Navy and WESPAC stand in way of Marine Monuments in the Pacific

Posted by Miwa at Feb 10, 2009 08:07 PM |

Some random quotes about the opposition to marine monuments in the Pacific from “Islands Business International” a Fijian on-line newspaper.

The obstacles it cites: first the Navy, then WESPAC.

Ironically, the most significant opposition to extending the monuments to the full EEZs of the 11 islands had nothing to do with fishing: it came from the US Navy. Even though Bush specified in a memorandum last August that the monument designation “should not limit the department of defense from carrying out its mission” in the Pacific, senior Pentagon officials expressed concern that it could lead to future restrictions on their ability to carry out their tasks. They cited lawsuits restricting the use of active sonar, which injures whales and dolphins, that arose from Bush’s designation of the Northwestern Hawaiian Islands monument two years ago. “Without the Navy, I think the monuments would have been a lot bigger,” said one environmentalist.”

But that did not prevent aggressive pushback from Pacific marine conservationists’ old nemesis, the Western Pacific Regional Fishery Management Council, a federal agency whose executive director, Kitty Simonds, has fought restrictions on fishing for three decades. Wespac is tasked with protecting the interests of fishing companies as well as insuring that these interests don’t reduce fish stocks, but it has presided over the rapid collapse of lobster stocks in the Northwestern Hawaiian Islands and a steep decline in the fish stocks of the Main Hawaiian Islands. It has even encouraged the issuance of commercial bottom-fishing and lobster-fishing permits in the National Wildlife Refuges of Baker, Howland, Kingman, Jarvis, Johnston and Palmyra, in violation of federal laws, says Jim Maragos, a veteran Fish and Wildlife Service scientist.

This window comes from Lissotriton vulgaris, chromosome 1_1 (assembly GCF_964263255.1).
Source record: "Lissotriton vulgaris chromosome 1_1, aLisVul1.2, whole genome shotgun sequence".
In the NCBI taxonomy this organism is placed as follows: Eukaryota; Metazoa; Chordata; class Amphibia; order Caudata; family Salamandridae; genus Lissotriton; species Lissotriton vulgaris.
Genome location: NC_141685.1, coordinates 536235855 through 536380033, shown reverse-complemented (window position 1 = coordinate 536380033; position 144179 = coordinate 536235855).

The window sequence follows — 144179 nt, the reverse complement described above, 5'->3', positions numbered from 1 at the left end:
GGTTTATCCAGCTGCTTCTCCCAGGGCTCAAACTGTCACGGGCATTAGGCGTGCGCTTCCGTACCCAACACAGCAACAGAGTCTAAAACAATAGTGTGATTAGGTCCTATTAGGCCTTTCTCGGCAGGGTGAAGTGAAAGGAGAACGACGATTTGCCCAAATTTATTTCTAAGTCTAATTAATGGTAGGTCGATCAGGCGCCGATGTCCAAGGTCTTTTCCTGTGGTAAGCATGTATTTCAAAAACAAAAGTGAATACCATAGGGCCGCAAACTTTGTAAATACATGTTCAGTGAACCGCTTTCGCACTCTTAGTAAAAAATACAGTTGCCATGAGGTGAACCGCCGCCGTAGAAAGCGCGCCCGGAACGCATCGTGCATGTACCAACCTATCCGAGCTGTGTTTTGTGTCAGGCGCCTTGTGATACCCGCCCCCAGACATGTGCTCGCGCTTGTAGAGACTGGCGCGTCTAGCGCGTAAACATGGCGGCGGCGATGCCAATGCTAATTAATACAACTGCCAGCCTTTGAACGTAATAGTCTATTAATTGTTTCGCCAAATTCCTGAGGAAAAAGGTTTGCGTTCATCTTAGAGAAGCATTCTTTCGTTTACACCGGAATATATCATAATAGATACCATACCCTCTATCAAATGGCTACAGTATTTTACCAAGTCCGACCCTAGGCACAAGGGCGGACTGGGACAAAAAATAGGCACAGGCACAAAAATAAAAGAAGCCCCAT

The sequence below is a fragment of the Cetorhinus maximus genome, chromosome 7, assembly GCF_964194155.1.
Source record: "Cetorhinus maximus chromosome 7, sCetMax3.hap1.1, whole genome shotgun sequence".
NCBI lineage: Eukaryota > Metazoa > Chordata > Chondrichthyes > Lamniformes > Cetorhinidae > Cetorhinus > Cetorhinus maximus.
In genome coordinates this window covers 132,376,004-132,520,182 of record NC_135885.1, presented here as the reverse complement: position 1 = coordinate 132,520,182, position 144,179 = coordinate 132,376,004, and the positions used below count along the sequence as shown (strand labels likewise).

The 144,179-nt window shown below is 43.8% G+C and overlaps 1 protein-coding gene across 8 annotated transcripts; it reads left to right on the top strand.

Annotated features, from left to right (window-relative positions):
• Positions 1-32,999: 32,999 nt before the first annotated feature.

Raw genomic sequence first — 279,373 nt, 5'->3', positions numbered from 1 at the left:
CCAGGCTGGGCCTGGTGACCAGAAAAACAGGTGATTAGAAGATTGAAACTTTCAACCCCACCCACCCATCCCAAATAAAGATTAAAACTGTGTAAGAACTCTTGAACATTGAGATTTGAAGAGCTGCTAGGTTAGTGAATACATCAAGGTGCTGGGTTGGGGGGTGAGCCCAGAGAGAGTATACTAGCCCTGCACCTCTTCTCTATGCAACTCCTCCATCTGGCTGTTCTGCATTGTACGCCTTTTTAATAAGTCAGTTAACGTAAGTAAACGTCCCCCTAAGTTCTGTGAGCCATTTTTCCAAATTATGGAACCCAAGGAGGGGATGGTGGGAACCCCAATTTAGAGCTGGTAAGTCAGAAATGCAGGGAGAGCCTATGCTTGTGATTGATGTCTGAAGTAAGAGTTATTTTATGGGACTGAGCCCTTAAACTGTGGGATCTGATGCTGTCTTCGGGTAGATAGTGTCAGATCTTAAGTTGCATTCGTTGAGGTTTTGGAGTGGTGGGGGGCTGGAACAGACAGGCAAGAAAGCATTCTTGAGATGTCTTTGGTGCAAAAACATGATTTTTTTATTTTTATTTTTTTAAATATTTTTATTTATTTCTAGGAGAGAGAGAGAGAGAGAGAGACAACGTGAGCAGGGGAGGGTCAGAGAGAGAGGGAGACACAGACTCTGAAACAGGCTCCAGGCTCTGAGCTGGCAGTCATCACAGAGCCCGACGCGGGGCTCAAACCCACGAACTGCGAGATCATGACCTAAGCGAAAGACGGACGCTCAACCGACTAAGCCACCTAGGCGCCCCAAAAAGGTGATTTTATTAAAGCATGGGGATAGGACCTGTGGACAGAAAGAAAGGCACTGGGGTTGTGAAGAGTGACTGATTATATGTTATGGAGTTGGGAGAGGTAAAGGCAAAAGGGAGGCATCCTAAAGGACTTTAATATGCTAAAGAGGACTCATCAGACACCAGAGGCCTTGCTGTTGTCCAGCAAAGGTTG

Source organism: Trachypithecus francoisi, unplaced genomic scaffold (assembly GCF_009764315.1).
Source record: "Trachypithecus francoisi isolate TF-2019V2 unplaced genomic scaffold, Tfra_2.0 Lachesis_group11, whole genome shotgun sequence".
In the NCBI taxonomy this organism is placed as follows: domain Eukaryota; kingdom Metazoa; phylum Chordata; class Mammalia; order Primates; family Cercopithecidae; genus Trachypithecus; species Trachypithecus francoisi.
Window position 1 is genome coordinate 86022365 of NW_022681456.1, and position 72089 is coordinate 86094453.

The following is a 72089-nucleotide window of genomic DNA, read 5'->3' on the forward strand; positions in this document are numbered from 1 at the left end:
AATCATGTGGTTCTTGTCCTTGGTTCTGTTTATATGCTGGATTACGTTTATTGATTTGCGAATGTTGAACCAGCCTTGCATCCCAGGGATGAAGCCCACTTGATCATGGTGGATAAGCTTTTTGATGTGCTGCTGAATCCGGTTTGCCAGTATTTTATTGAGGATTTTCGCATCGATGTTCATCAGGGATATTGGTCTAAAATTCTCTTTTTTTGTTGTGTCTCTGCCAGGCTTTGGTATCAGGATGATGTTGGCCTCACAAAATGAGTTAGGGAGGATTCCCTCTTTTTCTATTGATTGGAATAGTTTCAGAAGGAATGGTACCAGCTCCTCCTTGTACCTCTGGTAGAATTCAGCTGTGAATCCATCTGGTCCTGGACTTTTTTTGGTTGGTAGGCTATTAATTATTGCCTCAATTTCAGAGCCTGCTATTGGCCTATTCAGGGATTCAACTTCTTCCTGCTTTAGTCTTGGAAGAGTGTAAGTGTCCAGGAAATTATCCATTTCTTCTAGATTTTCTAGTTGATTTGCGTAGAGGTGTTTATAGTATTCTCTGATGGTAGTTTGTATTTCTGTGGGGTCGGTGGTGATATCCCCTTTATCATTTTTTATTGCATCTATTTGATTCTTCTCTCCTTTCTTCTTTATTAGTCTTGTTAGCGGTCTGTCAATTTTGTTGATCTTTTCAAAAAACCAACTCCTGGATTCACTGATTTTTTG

In Saipan, where tourism and the garment industry are in free-fall, a pro-monument petition attracted 6000 signatures and the Hotel Association and the Chamber of Commerce endorsed turning the waters around the three northernmost islands—Maug, Asuncion and Uracus—into a marine national monument. “Almost no one is able to enjoy these islands at this time,” wrote Lynn Knight, chairwoman of the association, in a letter to Bush, while monument status would “boost the local economy in promoting ecotourism”.